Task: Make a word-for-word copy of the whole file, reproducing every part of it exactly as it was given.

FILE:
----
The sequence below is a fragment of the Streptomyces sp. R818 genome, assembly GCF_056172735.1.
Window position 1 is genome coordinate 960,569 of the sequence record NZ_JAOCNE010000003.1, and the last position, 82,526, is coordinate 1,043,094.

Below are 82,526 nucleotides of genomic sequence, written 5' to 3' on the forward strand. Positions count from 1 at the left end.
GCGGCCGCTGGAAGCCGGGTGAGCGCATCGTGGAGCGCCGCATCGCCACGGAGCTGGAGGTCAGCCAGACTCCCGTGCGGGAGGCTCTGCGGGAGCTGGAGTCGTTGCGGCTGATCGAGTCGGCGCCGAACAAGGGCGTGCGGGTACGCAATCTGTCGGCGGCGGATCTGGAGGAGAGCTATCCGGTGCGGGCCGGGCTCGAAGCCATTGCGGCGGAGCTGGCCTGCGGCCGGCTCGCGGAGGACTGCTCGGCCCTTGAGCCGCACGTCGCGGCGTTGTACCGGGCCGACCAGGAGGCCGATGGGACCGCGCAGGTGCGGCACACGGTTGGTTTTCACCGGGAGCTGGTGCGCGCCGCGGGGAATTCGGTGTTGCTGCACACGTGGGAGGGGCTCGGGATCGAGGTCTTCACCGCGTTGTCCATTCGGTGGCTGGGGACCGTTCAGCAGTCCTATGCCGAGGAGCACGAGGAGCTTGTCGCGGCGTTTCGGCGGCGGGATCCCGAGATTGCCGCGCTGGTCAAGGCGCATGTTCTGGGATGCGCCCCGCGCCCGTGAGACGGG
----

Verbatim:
The sequence below is a fragment of the Streptomyces sp. R818 genome, assembly GCF_056172735.1.
Window position 1 is genome coordinate 960,569 of the sequence record NZ_JAOCNE010000003.1, and the last position, 82,526, is coordinate 1,043,094.

Below are 82,526 nucleotides of genomic sequence, written 5' to 3' on the forward strand. Positions count from 1 at the left end.
GCGGCCGCTGGAAGCCGGGTGAGCGCATCGTGGAGCGCCGCATCGCCACGGAGCTGGAGGTCAGCCAGACTCCCGTGCGGGAGGCTCTGCGGGAGCTGGAGTCGTTGCGGCTGATCGAGTCGGCGCCGAACAAGGGCGTGCGGGTACGCAATCTGTCGGCGGCGGATCTGGAGGAGAGCTATCCGGTGCGGGCCGGGCTCGAAGCCATTGCGGCGGAGCTGGCCTGCGGCCGGCTCGCGGAGGACTGCTCGGCCCTTGAGCCGCACGTCGCGGCGTTGTACCGGGCCGACCAGGAGGCCGATGGGACCGCGCAGGTGCGGCACACGGTTGGTTTTCACCGGGAGCTGGTGCGCGCCGCGGGGAATTCGGTGTTGCTGCACACGTGGGAGGGGCTCGGGATCGAGGTCTTCACCGCGTTGTCCATTCGGTGGCTGGGGACCGTTCAGCAGTCCTATGCCGAGGAGCACGAGGAGCTTGTCGCGGCGTTTCGGCGGCGGGATCCCGAGATTGCCGCGCTGGTCAAGGCGCATGTTCTGGGATGCGCCCCGCGCCCGTGAGACGGG